The Alchemist’s Russian Roulette and Parallel Thought’s Art of Sound look nearly identical on paper: both are albums from established hip-hop producers that feature a sound notably divergent from radio hip-hop’s prevailing trends. Both define themselves by dint of outlandish artistic conceits, and both rely on guest MCs to add flavor to their auteurs’ playful dabbling.
Art of Sound failed in its attempt to graft dolorous self-seriousness onto the normally exuberant form of hip-hop, but Russian Roulette succeeds—maybe not as a hip-hop album, but as a lovingly curated experiment from one of the genre’s better fabulists.
A producer associated with Eminem’s Shady Records stable, Alchemist has forged an impressive career churning out hits for the aforementioned Mr. Mathers, as well as such artists as Odd Future’s Domo Genesis and Curren$y. When not working as Eminem’s DJ, he has a tendency to drop instrumental albums like it was going out of style, racking up eight of the aforementioned since the turn of the millennium, in addition to five mixtapes and three studio releases.
Russian Roulette is neither mixtape nor instrumental. It instead splits the difference between those two forms by playfully expounding on a single concept, then bringing in guest MCs to improvise atop the results.
Each of Russian Roulette’s 30 tracks constructs itself around a sample from a Russian song. Alchemist invites everything from Slavic folk to Soviet avant-pop to take part in Roulette’s auditory carnival. He mines this source material for a wealth of skewed funk experiments and chirping vocal samples, which become onomatopoeia in his parsed translation. One track (“Ivan’s Workout Plan”) offers some solid advice about calisthenics atop what sounds like the efforts of a Moscow-based Marvin Gaye cover band.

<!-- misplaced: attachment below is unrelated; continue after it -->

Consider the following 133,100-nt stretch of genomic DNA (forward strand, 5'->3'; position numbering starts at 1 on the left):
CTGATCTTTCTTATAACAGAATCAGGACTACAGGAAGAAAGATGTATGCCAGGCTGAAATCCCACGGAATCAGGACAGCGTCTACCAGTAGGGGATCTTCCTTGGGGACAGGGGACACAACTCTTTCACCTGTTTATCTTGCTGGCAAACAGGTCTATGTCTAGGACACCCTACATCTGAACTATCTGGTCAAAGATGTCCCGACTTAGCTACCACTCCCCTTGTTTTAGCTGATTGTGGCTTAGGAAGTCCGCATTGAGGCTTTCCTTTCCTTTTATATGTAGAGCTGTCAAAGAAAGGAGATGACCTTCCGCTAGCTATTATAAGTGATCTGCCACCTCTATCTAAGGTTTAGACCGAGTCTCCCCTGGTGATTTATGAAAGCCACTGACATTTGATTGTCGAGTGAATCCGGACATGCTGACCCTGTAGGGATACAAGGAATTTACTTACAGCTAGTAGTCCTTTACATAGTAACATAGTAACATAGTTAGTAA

That this stylish potpourri coheres into anything listenable serves as a testament to Alchemist’s production talent. Each of his jazzy dioramas establishes its theme and offers a couple variations thereof, often handing off the mic to such highly appropriate collaborators as Fashawn, Action Bronson and Schoolboy Q, before blending seamlessly into the next track.
Alchemist has the good sense to cut each of these experiments short before they overstay their welcome. Not a single track on Roulette pushes past the three-minute mark, leaving the impression (true or otherwise) that he’s holding back the fullness of his riches.
It’s the fun that Alchemist appears to be having with the whole thing that separates Roulette from such ostensible fellows as Art of Sound. The project itself wouldn’t have even occurred to, much less been completed by, anyone who wasn’t an incurable audiophile, and Alchemist’s affection for his obscurities provides a subtext for Roulette’s tracks.
This isn’t a hip-hop album, per se, (according to Alchemist it isn’t even an album), and as such will have a hard time finding an audience outside of the cabal of socially anemic vinyl fetishists for whom obscurity serves both as journey and destination.
Russian Roulette—with its two-minute singles and song cycle about the Russian space program—owes its existence to Alchemist’s ability to break the bank with his other endeavors. The album is a labor of love, rather than a commercial enterprise, and though its champions will be few, they will insist (not unjustly) that it’s one of the genre’s most exemplary anomalies.